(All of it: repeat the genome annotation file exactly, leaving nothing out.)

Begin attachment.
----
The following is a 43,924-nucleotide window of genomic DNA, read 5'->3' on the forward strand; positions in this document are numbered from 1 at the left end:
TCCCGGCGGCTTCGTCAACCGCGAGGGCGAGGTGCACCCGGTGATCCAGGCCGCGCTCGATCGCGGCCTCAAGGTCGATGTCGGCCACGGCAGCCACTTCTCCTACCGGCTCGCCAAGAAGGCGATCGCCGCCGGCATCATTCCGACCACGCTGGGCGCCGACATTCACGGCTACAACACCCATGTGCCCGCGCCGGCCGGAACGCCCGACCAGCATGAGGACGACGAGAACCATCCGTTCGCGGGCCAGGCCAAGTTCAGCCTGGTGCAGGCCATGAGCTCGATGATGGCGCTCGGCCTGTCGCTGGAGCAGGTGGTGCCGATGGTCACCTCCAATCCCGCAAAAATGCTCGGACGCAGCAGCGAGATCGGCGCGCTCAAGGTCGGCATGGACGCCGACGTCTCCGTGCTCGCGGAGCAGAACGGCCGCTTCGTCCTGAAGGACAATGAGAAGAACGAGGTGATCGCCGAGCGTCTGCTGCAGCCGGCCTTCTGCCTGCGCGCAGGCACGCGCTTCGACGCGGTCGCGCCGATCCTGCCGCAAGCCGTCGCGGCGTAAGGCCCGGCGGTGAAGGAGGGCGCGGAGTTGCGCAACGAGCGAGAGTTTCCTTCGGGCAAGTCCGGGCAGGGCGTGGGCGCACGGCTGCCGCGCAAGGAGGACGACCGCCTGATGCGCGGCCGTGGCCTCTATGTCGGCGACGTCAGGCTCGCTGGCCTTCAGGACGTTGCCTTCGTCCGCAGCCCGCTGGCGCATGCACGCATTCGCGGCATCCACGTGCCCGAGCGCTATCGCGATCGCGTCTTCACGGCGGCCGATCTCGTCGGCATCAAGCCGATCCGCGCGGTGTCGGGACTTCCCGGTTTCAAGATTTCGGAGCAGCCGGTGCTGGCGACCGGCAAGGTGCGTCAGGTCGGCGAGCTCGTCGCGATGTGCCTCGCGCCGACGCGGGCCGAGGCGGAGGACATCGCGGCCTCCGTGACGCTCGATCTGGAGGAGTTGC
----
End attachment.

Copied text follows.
The following is a 43,924-nucleotide window of genomic DNA, read 5'->3' on the forward strand; positions in this document are numbered from 1 at the left end:
TCCCGGCGGCTTCGTCAACCGCGAGGGCGAGGTGCACCCGGTGATCCAGGCCGCGCTCGATCGCGGCCTCAAGGTCGATGTCGGCCACGGCAGCCACTTCTCCTACCGGCTCGCCAAGAAGGCGATCGCCGCCGGCATCATTCCGACCACGCTGGGCGCCGACATTCACGGCTACAACACCCATGTGCCCGCGCCGGCCGGAACGCCCGACCAGCATGAGGACGACGAGAACCATCCGTTCGCGGGCCAGGCCAAGTTCAGCCTGGTGCAGGCCATGAGCTCGATGATGGCGCTCGGCCTGTCGCTGGAGCAGGTGGTGCCGATGGTCACCTCCAATCCCGCAAAAATGCTCGGACGCAGCAGCGAGATCGGCGCGCTCAAGGTCGGCATGGACGCCGACGTCTCCGTGCTCGCGGAGCAGAACGGCCGCTTCGTCCTGAAGGACAATGAGAAGAACGAGGTGATCGCCGAGCGTCTGCTGCAGCCGGCCTTCTGCCTGCGCGCAGGCACGCGCTTCGACGCGGTCGCGCCGATCCTGCCGCAAGCCGTCGCGGCGTAAGGCCCGGCGGTGAAGGAGGGCGCGGAGTTGCGCAACGAGCGAGAGTTTCCTTCGGGCAAGTCCGGGCAGGGCGTGGGCGCACGGCTGCCGCGCAAGGAGGACGACCGCCTGATGCGCGGCCGTGGCCTCTATGTCGGCGACGTCAGGCTCGCTGGCCTTCAGGACGTTGCCTTCGTCCGCAGCCCGCTGGCGCATGCACGCATTCGCGGCATCCACGTGCCCGAGCGCTATCGCGATCGCGTCTTCACGGCGGCCGATCTCGTCGGCATCAAGCCGATCCGCGCGGTGTCGGGACTTCCCGGTTTCAAGATTTCGGAGCAGCCGGTGCTGGCGACCGGCAAGGTGCGTCAGGTCGGCGAGCTCGTCGCGATGTGCCTCGCGCCGACGCGGGCCGAGGCGGAGGACATCGCGGCCTCCGTGACGCTCGATCTGGAGGAGTTGC